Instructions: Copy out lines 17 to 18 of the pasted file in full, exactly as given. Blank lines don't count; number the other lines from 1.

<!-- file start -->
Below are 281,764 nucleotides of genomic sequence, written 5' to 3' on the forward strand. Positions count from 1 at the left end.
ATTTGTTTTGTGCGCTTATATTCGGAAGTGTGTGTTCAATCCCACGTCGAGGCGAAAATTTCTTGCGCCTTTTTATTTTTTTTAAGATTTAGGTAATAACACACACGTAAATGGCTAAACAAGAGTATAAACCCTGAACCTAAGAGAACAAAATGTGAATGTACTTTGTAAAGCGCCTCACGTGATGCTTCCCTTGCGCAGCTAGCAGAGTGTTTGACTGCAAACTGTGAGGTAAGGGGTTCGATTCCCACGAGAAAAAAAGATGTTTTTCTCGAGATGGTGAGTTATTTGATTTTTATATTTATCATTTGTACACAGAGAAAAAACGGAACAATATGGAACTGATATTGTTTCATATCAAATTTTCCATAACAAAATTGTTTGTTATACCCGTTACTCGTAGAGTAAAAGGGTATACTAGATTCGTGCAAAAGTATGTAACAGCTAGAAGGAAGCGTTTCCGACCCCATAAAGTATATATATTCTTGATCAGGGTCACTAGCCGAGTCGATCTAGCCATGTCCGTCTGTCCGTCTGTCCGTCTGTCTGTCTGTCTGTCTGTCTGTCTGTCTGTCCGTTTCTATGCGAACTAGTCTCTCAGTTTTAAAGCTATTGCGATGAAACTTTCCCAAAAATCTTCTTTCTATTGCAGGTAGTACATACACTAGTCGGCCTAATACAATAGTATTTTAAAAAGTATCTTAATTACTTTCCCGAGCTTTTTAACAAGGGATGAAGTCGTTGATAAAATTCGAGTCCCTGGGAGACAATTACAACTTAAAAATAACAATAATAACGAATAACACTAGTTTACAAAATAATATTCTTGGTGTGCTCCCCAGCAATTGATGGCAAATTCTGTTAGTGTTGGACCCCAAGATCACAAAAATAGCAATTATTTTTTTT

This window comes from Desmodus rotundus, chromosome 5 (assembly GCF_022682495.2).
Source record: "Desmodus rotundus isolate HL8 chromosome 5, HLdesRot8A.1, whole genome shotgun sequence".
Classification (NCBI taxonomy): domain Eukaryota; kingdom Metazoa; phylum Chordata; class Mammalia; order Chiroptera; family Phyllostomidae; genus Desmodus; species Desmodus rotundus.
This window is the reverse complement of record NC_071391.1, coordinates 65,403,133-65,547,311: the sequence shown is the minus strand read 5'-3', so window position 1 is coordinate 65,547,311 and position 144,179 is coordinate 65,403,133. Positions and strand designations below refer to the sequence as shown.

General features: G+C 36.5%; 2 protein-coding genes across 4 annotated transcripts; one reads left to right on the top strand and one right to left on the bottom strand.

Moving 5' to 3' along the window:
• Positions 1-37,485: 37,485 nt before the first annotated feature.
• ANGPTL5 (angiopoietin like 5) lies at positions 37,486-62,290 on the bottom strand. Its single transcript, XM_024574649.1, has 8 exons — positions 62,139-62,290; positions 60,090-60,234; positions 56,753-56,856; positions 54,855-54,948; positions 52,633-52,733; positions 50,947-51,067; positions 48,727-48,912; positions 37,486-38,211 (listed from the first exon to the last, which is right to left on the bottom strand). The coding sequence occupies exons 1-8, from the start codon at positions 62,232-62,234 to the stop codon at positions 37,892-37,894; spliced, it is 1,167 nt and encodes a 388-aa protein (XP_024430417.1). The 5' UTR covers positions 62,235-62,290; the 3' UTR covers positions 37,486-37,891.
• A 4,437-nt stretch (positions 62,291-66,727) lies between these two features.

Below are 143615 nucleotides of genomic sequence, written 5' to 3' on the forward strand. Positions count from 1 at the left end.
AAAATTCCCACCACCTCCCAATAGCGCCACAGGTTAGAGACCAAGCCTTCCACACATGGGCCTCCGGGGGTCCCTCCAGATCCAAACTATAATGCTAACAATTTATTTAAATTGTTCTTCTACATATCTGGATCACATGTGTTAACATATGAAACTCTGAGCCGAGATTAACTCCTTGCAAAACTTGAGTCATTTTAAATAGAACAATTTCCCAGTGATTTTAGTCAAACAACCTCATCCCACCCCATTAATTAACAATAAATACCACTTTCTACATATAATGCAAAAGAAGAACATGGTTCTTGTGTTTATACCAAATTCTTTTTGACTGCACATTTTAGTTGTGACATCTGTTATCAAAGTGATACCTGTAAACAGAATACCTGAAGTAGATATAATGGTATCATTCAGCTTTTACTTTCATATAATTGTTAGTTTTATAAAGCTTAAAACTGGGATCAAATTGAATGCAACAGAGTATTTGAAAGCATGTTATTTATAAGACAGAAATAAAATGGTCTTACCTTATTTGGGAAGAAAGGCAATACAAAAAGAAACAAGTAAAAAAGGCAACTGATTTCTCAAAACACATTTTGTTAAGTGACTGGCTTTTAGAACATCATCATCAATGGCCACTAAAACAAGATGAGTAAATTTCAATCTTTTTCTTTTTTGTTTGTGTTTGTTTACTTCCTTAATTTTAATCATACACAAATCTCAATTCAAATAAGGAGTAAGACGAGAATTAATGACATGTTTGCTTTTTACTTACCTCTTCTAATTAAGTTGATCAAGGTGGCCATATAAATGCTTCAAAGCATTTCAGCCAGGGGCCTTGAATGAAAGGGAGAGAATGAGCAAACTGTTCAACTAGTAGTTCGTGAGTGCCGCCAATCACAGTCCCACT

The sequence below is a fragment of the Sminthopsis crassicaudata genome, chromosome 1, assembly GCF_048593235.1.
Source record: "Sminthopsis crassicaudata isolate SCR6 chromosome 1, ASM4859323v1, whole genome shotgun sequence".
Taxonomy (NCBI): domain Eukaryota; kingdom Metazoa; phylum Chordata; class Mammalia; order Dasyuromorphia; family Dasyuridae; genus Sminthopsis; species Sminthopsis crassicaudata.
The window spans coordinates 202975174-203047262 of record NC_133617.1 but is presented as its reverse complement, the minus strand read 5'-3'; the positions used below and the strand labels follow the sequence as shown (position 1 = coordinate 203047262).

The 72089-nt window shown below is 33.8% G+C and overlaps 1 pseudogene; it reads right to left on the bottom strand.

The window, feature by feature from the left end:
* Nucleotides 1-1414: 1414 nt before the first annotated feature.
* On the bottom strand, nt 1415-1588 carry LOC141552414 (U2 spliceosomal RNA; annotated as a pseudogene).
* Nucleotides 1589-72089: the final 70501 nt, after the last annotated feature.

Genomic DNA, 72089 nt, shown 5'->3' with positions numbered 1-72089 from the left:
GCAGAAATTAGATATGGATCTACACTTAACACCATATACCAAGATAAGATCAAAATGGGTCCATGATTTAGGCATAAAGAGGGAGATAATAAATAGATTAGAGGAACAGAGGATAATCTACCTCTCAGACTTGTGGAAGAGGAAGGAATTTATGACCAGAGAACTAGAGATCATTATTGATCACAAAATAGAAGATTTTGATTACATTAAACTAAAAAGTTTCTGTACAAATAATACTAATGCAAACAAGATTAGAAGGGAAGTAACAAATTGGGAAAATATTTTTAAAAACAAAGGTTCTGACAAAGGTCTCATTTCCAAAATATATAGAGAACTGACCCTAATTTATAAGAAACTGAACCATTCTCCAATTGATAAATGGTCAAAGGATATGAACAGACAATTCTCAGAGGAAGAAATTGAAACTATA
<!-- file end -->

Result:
The window spans coordinates 202975174-203047262 of record NC_133617.1 but is presented as its reverse complement, the minus strand read 5'-3'; the positions used below and the strand labels follow the sequence as shown (position 1 = coordinate 203047262).

The 72089-nt window shown below is 33.8% G+C and overlaps 1 pseudogene; it reads right to left on the bottom strand.